A poem by Susanna Moodie

Autumn, thy rushing blast
Sweeps in wild eddies by,
Whirling the sear leaves past,
Beneath my feet, to die.
Nature her requiem sings
In many a plaintive tone,
As to the wind she flings
Sad music, all her own.

The murmur of the rill
Is hoarse and sullen now,
And the voice of joy is still
In grove and leafy bough.
There's not a single wreath,
Of all Spring's thousand flowers,
To strew her bier in death,
Or deck her faded bowers.

I hear a spirit sigh
Where the meeting pines resound,
Which tells me all must die,
As the leaf dies on the ground.
The brightest hopes we cherish,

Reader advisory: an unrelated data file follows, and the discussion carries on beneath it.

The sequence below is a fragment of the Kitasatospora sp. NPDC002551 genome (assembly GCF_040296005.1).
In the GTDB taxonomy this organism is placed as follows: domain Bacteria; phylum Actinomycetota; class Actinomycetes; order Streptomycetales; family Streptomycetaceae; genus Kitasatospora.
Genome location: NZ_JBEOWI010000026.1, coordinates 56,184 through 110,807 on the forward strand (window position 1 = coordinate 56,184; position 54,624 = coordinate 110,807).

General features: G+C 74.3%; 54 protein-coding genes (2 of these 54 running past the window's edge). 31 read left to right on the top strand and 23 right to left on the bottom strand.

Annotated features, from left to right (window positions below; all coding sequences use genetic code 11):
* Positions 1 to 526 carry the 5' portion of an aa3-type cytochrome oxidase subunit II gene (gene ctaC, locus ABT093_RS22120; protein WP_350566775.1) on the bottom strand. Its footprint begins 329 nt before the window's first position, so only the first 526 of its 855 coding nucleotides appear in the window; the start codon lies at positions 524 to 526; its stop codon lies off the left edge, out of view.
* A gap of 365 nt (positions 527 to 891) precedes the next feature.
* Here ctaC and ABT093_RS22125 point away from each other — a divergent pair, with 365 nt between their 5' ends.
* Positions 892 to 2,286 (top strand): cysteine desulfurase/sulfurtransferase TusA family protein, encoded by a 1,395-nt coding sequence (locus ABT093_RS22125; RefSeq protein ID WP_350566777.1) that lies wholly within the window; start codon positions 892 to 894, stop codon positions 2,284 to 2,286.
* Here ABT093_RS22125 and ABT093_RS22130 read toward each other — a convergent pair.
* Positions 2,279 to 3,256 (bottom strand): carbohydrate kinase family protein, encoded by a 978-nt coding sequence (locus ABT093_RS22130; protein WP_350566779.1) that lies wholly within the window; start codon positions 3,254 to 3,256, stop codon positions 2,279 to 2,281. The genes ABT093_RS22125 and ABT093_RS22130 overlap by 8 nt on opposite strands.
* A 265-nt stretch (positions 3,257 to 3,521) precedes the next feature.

Which own a mortal trust,
But bloom awhile to perish
And moulder in the dust.

Sweep on, thou rushing wind,
Thou art music to mine ear,
Awakening in my mind
A voice I love to hear.
The branches o'er my head
Send forth a tender moan;
Like the wail above the dead
Is that sad and solemn tone.

Though all things perish here,
The spirit cannot die,
It owns a brighter sphere,
A home in yon fair sky.
The soul will flee away,
And when the silent clod
Enfolds my mouldering clay,
Shall live again with God;

Where Autumn's chilly blast
Shall never strip the bowers,
Or icy Winter cast
A blight upon the flowers;
But Spring, in all her bloom,
For ever flourish there,
And the children of the tomb
Forget this world of care.--

The children who have passed
Death's tideless ocean o'er,
And Hope's blest anchor cast
On that bright eternal shore;
Who sought, through Him who bled
Their erring race to save,
A Sun, whose beams shall shed
A light upon the grave!

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